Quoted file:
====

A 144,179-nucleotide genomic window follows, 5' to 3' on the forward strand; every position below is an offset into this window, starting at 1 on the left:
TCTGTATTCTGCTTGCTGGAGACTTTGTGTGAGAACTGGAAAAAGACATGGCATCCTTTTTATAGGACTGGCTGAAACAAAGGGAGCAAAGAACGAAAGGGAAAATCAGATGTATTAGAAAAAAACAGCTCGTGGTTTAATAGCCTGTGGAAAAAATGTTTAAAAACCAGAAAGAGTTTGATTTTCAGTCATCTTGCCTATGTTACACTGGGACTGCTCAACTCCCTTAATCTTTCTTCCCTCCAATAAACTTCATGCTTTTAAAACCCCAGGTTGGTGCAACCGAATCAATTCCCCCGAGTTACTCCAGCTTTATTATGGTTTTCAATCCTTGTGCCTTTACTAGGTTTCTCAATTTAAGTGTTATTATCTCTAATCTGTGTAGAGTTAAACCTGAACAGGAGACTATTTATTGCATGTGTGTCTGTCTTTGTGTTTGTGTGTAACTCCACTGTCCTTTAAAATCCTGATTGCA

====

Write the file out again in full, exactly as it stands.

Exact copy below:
A 144,179-nucleotide genomic window follows, 5' to 3' on the forward strand; every position below is an offset into this window, starting at 1 on the left:
TCTGTATTCTGCTTGCTGGAGACTTTGTGTGAGAACTGGAAAAAGACATGGCATCCTTTTTATAGGACTGGCTGAAACAAAGGGAGCAAAGAACGAAAGGGAAAATCAGATGTATTAGAAAAAAACAGCTCGTGGTTTAATAGCCTGTGGAAAAAATGTTTAAAAACCAGAAAGAGTTTGATTTTCAGTCATCTTGCCTATGTTACACTGGGACTGCTCAACTCCCTTAATCTTTCTTCCCTCCAATAAACTTCATGCTTTTAAAACCCCAGGTTGGTGCAACCGAATCAATTCCCCCGAGTTACTCCAGCTTTATTATGGTTTTCAATCCTTGTGCCTTTACTAGGTTTCTCAATTTAAGTGTTATTATCTCTAATCTGTGTAGAGTTAAACCTGAACAGGAGACTATTTATTGCATGTGTGTCTGTCTTTGTGTTTGTGTGTAACTCCACTGTCCTTTAAAATCCTGATTGCA